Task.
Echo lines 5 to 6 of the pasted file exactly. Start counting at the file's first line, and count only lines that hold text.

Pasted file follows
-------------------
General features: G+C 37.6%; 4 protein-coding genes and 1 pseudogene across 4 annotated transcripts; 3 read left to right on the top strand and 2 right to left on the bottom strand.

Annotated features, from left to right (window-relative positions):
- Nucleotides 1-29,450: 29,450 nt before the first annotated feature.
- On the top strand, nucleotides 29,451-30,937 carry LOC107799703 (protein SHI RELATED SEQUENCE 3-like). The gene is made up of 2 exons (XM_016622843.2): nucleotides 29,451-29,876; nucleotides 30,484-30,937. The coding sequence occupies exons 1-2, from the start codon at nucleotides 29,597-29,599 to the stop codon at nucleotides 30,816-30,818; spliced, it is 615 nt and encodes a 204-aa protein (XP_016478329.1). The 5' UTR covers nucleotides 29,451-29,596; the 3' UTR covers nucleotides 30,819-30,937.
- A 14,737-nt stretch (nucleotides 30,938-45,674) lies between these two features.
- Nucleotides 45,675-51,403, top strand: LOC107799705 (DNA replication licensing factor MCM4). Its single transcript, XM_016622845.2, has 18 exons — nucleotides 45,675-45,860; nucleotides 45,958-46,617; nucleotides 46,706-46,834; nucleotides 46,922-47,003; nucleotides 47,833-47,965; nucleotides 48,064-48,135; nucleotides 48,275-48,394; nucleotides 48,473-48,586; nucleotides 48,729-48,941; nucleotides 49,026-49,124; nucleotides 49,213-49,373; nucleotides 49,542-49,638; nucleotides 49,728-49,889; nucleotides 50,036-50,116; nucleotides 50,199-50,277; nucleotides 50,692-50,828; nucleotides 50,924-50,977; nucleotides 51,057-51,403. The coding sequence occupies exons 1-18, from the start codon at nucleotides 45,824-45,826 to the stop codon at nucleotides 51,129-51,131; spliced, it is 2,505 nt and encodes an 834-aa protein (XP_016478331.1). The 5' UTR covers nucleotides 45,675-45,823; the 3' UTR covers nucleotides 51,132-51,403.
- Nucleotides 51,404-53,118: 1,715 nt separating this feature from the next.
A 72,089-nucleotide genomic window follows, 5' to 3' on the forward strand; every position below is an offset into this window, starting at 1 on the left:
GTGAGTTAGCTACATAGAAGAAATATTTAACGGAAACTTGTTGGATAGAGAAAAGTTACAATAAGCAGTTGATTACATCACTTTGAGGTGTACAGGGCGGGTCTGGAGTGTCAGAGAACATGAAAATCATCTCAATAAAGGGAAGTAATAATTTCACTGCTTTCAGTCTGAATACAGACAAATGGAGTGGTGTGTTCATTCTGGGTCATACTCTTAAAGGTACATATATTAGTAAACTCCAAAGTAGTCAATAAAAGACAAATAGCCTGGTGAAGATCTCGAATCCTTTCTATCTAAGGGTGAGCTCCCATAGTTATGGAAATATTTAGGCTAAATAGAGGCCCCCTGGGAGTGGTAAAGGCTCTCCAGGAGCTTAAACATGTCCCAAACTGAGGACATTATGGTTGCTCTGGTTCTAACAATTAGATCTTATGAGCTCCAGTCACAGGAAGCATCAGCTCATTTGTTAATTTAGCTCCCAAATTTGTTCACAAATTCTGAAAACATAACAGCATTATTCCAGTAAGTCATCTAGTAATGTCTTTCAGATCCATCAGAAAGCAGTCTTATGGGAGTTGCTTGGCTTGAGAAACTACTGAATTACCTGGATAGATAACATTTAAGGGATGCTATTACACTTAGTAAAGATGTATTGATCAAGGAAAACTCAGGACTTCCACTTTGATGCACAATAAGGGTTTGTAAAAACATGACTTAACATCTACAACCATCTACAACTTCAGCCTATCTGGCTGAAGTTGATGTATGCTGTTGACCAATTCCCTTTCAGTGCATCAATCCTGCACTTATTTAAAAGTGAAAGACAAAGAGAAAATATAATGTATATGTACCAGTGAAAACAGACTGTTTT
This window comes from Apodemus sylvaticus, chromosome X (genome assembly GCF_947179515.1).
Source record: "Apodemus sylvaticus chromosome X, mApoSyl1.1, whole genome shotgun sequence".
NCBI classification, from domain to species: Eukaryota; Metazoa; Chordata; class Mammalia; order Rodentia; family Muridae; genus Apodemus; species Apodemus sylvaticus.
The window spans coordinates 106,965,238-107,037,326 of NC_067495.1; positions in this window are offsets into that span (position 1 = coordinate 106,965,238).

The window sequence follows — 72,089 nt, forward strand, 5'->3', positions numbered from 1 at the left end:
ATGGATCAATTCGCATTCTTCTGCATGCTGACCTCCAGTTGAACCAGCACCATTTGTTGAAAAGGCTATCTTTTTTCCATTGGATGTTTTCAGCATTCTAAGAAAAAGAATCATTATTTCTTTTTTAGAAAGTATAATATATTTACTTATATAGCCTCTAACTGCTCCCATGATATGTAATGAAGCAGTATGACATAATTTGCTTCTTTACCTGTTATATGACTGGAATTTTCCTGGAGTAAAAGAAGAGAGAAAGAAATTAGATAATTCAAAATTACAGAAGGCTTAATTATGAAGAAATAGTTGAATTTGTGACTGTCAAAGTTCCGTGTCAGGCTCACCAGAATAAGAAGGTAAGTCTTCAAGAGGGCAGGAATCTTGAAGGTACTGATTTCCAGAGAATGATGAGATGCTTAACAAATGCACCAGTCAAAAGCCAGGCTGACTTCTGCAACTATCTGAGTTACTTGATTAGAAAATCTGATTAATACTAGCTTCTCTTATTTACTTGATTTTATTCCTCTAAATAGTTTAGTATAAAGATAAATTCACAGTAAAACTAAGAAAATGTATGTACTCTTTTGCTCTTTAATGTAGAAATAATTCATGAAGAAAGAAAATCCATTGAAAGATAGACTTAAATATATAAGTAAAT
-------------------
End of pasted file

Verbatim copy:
- A 14,737-nt stretch (nucleotides 30,938-45,674) lies between these two features.
- Nucleotides 45,675-51,403, top strand: LOC107799705 (DNA replication licensing factor MCM4). Its single transcript, XM_016622845.2, has 18 exons — nucleotides 45,675-45,860; nucleotides 45,958-46,617; nucleotides 46,706-46,834; nucleotides 46,922-47,003; nucleotides 47,833-47,965; nucleotides 48,064-48,135; nucleotides 48,275-48,394; nucleotides 48,473-48,586; nucleotides 48,729-48,941; nucleotides 49,026-49,124; nucleotides 49,213-49,373; nucleotides 49,542-49,638; nucleotides 49,728-49,889; nucleotides 50,036-50,116; nucleotides 50,199-50,277; nucleotides 50,692-50,828; nucleotides 50,924-50,977; nucleotides 51,057-51,403. The coding sequence occupies exons 1-18, from the start codon at nucleotides 45,824-45,826 to the stop codon at nucleotides 51,129-51,131; spliced, it is 2,505 nt and encodes an 834-aa protein (XP_016478331.1). The 5' UTR covers nucleotides 45,675-45,823; the 3' UTR covers nucleotides 51,132-51,403.